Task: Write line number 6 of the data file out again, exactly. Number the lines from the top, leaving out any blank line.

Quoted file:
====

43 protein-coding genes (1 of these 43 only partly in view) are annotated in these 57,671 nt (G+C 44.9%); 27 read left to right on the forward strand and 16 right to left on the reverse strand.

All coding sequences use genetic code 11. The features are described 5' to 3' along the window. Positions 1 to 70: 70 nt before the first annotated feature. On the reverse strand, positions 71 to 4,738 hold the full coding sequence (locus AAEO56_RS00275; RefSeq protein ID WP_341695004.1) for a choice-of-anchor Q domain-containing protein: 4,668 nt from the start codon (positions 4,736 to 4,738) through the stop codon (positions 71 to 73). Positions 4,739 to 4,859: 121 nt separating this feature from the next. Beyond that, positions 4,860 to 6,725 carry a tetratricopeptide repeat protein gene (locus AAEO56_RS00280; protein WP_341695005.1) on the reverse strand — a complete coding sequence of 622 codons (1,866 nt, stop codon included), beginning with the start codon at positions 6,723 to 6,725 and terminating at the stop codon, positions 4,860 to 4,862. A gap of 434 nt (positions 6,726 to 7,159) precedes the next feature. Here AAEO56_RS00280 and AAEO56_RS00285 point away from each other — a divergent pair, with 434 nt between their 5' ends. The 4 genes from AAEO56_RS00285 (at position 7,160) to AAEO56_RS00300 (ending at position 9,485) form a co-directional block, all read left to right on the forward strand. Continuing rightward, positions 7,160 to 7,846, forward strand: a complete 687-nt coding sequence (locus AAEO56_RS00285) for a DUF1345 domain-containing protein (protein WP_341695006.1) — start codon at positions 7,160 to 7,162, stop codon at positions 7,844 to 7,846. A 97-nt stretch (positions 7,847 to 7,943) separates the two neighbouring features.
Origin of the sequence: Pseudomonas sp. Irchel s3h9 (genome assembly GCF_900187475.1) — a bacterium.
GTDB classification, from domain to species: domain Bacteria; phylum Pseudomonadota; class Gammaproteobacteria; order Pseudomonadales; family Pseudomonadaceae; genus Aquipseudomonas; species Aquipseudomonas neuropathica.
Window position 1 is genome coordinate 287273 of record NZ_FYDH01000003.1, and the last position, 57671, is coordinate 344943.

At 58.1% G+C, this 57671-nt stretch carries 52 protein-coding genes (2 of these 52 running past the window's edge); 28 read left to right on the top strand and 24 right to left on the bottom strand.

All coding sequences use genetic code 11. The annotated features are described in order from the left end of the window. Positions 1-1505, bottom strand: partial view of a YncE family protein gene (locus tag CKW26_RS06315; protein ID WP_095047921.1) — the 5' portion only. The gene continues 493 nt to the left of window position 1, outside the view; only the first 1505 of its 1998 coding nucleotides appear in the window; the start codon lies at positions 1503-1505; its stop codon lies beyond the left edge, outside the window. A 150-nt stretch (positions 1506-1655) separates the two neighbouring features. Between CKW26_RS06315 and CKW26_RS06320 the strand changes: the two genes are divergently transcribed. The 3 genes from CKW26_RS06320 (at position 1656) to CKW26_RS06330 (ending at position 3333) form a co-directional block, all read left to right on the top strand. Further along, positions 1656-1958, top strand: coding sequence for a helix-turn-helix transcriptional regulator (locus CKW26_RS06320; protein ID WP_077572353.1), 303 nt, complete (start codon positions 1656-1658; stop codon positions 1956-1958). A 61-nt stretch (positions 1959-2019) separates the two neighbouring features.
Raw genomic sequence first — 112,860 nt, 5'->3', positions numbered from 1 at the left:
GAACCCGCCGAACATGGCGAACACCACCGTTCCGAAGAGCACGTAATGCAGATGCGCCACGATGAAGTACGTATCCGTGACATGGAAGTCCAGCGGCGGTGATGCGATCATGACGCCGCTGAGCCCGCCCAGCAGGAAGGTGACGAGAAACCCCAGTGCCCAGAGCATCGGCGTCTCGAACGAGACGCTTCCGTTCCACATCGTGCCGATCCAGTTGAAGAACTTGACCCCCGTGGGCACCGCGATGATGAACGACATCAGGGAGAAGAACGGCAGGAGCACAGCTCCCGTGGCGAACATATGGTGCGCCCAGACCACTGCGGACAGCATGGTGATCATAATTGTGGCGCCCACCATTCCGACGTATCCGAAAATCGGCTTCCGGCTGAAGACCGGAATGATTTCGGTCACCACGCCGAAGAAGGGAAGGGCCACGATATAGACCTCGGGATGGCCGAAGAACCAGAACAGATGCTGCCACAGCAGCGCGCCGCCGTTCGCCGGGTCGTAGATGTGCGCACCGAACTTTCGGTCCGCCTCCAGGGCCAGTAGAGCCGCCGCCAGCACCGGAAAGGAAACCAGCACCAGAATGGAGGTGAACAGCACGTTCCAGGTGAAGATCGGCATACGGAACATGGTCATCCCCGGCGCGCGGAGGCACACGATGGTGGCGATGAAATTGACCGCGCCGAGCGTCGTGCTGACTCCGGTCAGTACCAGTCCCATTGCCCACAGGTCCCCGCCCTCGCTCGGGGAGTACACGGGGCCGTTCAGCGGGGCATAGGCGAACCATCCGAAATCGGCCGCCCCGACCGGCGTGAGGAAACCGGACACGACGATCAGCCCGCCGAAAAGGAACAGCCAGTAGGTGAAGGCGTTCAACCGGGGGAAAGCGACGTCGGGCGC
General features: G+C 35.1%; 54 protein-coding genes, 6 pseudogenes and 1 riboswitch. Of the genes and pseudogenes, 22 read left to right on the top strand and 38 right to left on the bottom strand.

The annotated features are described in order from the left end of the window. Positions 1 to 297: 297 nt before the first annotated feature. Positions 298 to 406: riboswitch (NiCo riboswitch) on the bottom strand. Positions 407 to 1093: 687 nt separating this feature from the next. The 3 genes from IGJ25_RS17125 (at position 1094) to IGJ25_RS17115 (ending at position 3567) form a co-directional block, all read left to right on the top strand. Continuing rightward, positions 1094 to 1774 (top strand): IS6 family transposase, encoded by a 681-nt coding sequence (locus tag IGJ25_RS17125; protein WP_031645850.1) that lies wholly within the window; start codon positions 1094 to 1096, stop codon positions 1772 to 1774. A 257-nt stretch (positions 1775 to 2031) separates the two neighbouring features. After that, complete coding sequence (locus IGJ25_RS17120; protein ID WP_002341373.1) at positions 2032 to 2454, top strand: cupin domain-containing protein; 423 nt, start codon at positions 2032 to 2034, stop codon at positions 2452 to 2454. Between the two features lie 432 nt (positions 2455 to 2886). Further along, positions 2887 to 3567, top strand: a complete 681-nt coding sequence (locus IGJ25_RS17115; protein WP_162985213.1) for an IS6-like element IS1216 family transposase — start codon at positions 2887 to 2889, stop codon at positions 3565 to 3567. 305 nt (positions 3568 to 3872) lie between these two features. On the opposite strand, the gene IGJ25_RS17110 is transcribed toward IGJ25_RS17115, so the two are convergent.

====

At 58.1% G+C, this 57671-nt stretch carries 52 protein-coding genes (2 of these 52 running past the window's edge); 28 read left to right on the top strand and 24 right to left on the bottom strand.